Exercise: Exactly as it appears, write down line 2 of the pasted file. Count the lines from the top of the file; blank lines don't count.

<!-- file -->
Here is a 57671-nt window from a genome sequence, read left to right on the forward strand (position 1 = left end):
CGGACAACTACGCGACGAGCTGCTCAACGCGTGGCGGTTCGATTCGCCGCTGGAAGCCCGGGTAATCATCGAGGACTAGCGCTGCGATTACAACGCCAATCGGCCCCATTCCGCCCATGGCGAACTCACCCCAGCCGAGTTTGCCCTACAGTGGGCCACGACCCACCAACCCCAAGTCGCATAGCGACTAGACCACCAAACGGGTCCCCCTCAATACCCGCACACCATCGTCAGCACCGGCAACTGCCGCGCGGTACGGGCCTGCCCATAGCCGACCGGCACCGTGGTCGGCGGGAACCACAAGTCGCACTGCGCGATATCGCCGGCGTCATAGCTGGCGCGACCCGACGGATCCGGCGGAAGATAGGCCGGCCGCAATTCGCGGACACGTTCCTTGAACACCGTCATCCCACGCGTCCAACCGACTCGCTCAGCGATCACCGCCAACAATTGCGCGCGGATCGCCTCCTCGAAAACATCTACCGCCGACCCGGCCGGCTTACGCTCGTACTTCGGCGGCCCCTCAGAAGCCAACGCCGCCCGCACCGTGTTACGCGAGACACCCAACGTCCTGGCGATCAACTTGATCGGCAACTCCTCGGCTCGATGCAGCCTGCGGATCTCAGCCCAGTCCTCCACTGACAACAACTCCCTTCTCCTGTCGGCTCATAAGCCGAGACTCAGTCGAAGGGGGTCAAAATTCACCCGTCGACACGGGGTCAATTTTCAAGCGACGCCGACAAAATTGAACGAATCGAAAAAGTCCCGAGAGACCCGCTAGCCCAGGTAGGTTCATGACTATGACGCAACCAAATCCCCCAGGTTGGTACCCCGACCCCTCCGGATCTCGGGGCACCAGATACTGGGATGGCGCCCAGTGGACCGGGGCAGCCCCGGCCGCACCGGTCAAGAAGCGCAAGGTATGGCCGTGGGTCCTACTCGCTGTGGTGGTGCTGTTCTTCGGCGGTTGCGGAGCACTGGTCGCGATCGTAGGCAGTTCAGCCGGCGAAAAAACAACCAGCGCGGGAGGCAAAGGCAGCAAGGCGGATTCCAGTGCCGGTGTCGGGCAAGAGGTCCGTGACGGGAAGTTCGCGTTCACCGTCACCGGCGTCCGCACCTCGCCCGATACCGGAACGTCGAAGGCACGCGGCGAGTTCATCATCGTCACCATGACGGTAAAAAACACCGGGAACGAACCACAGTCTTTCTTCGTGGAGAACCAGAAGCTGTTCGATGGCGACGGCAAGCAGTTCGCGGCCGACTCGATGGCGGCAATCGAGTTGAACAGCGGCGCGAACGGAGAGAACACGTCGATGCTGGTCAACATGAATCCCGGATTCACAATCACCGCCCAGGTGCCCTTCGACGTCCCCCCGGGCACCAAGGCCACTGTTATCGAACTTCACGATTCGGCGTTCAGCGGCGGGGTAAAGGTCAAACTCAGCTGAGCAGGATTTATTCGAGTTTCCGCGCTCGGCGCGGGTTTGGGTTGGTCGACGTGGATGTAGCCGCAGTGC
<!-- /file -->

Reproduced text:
CGGACAACTACGCGACGAGCTGCTCAACGCGTGGCGGTTCGATTCGCCGCTGGAAGCCCGGGTAATCATCGAGGACTAGCGCTGCGATTACAACGCCAATCGGCCCCATTCCGCCCATGGCGAACTCACCCCAGCCGAGTTTGCCCTACAGTGGGCCACGACCCACCAACCCCAAGTCGCATAGCGACTAGACCACCAAACGGGTCCCCCTCAATACCCGCACACCATCGTCAGCACCGGCAACTGCCGCGCGGTACGGGCCTGCCCATAGCCGACCGGCACCGTGGTCGGCGGGAACCACAAGTCGCACTGCGCGATATCGCCGGCGTCATAGCTGGCGCGACCCGACGGATCCGGCGGAAGATAGGCCGGCCGCAATTCGCGGACACGTTCCTTGAACACCGTCATCCCACGCGTCCAACCGACTCGCTCAGCGATCACCGCCAACAATTGCGCGCGGATCGCCTCCTCGAAAACATCTACCGCCGACCCGGCCGGCTTACGCTCGTACTTCGGCGGCCCCTCAGAAGCCAACGCCGCCCGCACCGTGTTACGCGAGACACCCAACGTCCTGGCGATCAACTTGATCGGCAACTCCTCGGCTCGATGCAGCCTGCGGATCTCAGCCCAGTCCTCCACTGACAACAACTCCCTTCTCCTGTCGGCTCATAAGCCGAGACTCAGTCGAAGGGGGTCAAAATTCACCCGTCGACACGGGGTCAATTTTCAAGCGACGCCGACAAAATTGAACGAATCGAAAAAGTCCCGAGAGACCCGCTAGCCCAGGTAGGTTCATGACTATGACGCAACCAAATCCCCCAGGTTGGTACCCCGACCCCTCCGGATCTCGGGGCACCAGATACTGGGATGGCGCCCAGTGGACCGGGGCAGCCCCGGCCGCACCGGTCAAGAAGCGCAAGGTATGGCCGTGGGTCCTACTCGCTGTGGTGGTGCTGTTCTTCGGCGGTTGCGGAGCACTGGTCGCGATCGTAGGCAGTTCAGCCGGCGAAAAAACAACCAGCGCGGGAGGCAAAGGCAGCAAGGCGGATTCCAGTGCCGGTGTCGGGCAAGAGGTCCGTGACGGGAAGTTCGCGTTCACCGTCACCGGCGTCCGCACCTCGCCCGATACCGGAACGTCGAAGGCACGCGGCGAGTTCATCATCGTCACCATGACGGTAAAAAACACCGGGAACGAACCACAGTCTTTCTTCGTGGAGAACCAGAAGCTGTTCGATGGCGACGGCAAGCAGTTCGCGGCCGACTCGATGGCGGCAATCGAGTTGAACAGCGGCGCGAACGGAGAGAACACGTCGATGCTGGTCAACATGAATCCCGGATTCACAATCACCGCCCAGGTGCCCTTCGACGTCCCCCCGGGCACCAAGGCCACTGTTATCGAACTTCACGATTCGGCGTTCAGCGGCGGGGTAAAGGTCAAACTCAGCTGAGCAGGATTTATTCGAGTTTCCGCGCTCGGCGCGGGTTTGGGTTGGTCGACGTGGATGTAGCCGCAGTGC